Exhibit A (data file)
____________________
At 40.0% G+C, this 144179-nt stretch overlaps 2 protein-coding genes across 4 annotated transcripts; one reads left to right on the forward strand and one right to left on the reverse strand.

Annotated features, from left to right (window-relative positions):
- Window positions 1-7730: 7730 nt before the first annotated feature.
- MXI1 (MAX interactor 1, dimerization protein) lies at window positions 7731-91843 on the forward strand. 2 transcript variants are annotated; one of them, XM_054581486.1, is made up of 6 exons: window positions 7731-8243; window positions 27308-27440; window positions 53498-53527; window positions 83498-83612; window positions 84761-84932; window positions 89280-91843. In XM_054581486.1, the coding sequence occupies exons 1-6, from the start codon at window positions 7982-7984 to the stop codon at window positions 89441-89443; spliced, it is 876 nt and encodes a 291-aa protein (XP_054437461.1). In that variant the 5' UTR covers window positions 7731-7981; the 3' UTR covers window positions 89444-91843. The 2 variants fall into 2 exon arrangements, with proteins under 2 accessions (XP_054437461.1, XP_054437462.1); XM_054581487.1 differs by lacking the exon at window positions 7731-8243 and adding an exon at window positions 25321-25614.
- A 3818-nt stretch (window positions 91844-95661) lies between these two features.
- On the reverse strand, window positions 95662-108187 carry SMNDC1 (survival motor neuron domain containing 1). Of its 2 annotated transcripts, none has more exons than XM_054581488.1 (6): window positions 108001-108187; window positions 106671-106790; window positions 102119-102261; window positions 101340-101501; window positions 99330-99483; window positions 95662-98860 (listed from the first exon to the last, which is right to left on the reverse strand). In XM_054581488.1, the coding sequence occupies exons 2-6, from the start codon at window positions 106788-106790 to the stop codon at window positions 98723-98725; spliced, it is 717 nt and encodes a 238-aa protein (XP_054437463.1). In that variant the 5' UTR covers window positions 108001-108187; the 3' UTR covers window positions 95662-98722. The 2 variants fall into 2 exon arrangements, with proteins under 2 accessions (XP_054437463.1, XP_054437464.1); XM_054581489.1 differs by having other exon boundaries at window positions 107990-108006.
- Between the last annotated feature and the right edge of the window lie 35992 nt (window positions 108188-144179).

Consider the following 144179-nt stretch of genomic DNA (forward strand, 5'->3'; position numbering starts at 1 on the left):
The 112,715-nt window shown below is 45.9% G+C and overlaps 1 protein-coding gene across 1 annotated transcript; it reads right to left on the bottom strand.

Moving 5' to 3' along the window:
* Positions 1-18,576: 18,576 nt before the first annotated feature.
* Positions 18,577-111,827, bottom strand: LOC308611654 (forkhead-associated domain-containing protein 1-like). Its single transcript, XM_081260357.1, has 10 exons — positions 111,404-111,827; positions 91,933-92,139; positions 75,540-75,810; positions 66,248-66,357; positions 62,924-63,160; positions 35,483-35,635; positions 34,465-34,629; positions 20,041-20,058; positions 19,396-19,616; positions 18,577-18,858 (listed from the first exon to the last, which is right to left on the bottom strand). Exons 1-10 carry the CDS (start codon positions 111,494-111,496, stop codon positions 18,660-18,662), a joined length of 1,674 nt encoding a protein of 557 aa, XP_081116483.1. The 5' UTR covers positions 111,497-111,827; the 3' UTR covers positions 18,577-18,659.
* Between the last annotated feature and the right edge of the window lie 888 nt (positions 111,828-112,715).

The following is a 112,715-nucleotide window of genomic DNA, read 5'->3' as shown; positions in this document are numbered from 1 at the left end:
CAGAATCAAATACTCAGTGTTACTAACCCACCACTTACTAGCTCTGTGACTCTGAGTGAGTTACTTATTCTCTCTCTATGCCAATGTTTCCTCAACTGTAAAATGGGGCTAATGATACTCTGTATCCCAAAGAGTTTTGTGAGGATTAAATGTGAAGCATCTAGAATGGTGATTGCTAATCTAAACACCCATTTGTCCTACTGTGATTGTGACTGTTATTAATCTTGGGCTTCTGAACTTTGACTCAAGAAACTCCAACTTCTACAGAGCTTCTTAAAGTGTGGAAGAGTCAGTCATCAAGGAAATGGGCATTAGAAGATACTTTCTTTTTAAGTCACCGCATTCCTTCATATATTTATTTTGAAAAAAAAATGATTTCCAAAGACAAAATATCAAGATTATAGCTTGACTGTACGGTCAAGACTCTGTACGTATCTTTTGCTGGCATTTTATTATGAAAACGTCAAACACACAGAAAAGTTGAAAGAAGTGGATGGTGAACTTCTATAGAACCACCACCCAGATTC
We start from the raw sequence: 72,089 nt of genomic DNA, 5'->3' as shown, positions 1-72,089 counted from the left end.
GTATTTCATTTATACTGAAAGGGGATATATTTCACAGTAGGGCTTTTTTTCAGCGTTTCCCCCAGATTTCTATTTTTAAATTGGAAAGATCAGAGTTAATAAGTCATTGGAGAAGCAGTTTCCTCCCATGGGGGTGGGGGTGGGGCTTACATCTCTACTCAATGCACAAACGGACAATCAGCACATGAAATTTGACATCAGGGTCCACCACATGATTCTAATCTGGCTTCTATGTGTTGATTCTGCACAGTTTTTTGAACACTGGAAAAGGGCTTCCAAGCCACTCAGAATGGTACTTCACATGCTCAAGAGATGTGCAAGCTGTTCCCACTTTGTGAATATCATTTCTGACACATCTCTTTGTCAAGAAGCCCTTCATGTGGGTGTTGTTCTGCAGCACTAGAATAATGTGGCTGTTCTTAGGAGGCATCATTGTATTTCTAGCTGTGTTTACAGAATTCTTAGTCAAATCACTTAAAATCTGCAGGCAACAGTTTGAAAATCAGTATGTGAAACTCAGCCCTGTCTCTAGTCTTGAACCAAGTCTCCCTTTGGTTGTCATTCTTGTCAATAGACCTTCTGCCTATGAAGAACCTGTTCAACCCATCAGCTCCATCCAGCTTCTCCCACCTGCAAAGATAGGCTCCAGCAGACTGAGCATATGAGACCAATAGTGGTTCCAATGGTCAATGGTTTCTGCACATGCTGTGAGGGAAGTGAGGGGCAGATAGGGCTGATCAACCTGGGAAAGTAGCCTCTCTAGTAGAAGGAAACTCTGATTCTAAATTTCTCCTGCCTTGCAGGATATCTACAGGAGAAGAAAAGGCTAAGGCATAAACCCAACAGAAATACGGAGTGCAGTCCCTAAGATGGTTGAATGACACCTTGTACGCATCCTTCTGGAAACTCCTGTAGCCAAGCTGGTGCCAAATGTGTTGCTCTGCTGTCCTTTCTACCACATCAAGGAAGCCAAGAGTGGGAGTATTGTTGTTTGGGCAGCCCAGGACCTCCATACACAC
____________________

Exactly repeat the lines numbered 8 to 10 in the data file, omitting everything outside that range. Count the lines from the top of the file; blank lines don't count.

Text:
Consider the following 144179-nt stretch of genomic DNA (forward strand, 5'->3'; position numbering starts at 1 on the left):
The 112,715-nt window shown below is 45.9% G+C and overlaps 1 protein-coding gene across 1 annotated transcript; it reads right to left on the bottom strand.

Moving 5' to 3' along the window: